09 Jun Serviceability vs affordability + Should you hold off until after the election?
John Symond from Aussie Home Loans takes a big stick to all politicians over the debate on negative gearing.
Lots of questions coming in about what the banks are doing, where rates are headed and how much I can borrow. Andrew Mirams from Intuitive Finance looks at the difference between serviceability and affordability
There’s a lot of uncertainty surrounding our property markets at present, much of it related to the intense debate between the government and opposition about housing tax policy including treatment of Capital Gains tax and negative gearing and whether these would be good for property or not. So it’s understandable that many investors are considering putting their plans on hold until after the election. But is that a sound strategy? That’s a question I’d like to ask of Michael Yardney.
Patrick Bright – EPS Property Search director and author of the Insider’s Guide to Buying Real Estate joins the chorus of those warning to be cautious about how you buy off the plan
Cindy wrote and asked about investing in property with the use of super funds. She is concerned and asked for our thoughts on risk and reward. Ken Raiss answers her questions.
We tell you about a new app that is available to help you work out exactly how much your property is worth.
Kevin: It seems that a popular way for investors to get into the market is to buy off the plan. I’m attracted to a release that came out from Patrick Bright, who is EPS Property Search Director and also author of The Insider’s Guide to Buying Real Estate.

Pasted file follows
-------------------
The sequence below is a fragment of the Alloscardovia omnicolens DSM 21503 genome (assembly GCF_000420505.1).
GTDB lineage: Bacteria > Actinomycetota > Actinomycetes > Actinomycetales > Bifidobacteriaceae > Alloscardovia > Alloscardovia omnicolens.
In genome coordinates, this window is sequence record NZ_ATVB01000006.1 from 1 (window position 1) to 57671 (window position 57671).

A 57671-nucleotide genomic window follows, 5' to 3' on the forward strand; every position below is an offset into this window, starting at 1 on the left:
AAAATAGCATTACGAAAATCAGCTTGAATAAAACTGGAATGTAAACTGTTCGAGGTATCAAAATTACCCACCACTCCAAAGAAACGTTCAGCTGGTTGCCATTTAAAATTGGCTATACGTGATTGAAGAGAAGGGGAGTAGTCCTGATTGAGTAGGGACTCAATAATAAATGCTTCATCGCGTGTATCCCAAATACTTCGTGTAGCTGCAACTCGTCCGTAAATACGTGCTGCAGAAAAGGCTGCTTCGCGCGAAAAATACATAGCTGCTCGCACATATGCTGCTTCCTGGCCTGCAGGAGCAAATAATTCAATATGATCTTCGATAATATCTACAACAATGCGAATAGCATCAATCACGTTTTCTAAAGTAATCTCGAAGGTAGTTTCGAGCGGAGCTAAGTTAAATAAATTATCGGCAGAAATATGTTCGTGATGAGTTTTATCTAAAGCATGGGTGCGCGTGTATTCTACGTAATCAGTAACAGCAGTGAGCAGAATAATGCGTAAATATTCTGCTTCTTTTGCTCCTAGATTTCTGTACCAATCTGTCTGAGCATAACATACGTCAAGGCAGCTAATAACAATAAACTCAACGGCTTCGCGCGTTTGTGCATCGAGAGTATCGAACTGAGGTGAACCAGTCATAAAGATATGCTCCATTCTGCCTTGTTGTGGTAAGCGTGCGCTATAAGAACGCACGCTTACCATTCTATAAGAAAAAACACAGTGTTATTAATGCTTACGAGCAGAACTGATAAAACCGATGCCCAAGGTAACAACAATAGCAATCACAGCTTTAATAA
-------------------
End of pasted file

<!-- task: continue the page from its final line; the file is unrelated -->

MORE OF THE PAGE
Patrick, thanks for your time.
Patrick: A pleasure.
Kevin: You say there are risks associated with buying directly off the plan. I suppose there are risks in buying any kind of real estate, but you’re focusing in on buying off the plan. Why is that?
Patrick: Everything you do investment-wise carries some risk, but the risks have always been a little bit higher with off the plan, which is why you would expect a better than average return. I see that the risks have been increasing steadily over the last decade and they are at a level now, and have been for a few years, where I just think they are too risky.
You have a lot of foreign investment, which is having an impact on it. Essentially, buying off the plan is speculating. You’re punting on the fact that the market will go up, and that doesn’t always happen.
Kevin: Is it more acute now than it was in the past? And if that’s the case, are there some off-the-plan purchases that do make sense?
Patrick: Of course, there are going to be exceptions to the general rule view that they’re higher risk and some people will win – and people do. I’ve done off the plan investment 15 years ago and we did win out of it. But if I reflect on that, I have to admit we got lucky as much as we did some good planning. It was a fact that we did well but there was a bit of luck that came with it.
I just see that it’s got a lot harder these days. You have different rules and regulations with off-the-plan properties. We didn’t have the foreign investment impact, which I think people shouldn’t underestimate. The latest stats that I’m reading is that 24% of new off-the-plan property bought in Sydney was bought by foreigners last year. It’s 40% in Melbourne. It’s 33% in Brisbane.
These are very big numbers – and these numbers were less than 2% just eight years ago.
Kevin: Given that we’re talking here about investment, what about owner-occupiers wanting to buy off the plan? Is that a different scenario, Patrick?
Patrick: Sure. I’d see it a little bit differently from the point of view that you’re going to be living in it, and if you want to buy at a certain position and a certain view and in a certain building, then you’re going to need to take that commercial risk. You would hope that you would make money and the property would go up, but it’s not as big an impact on you if it doesn’t, because your primary place of residence is more of an emotional purchase rather than looking for a dollar return.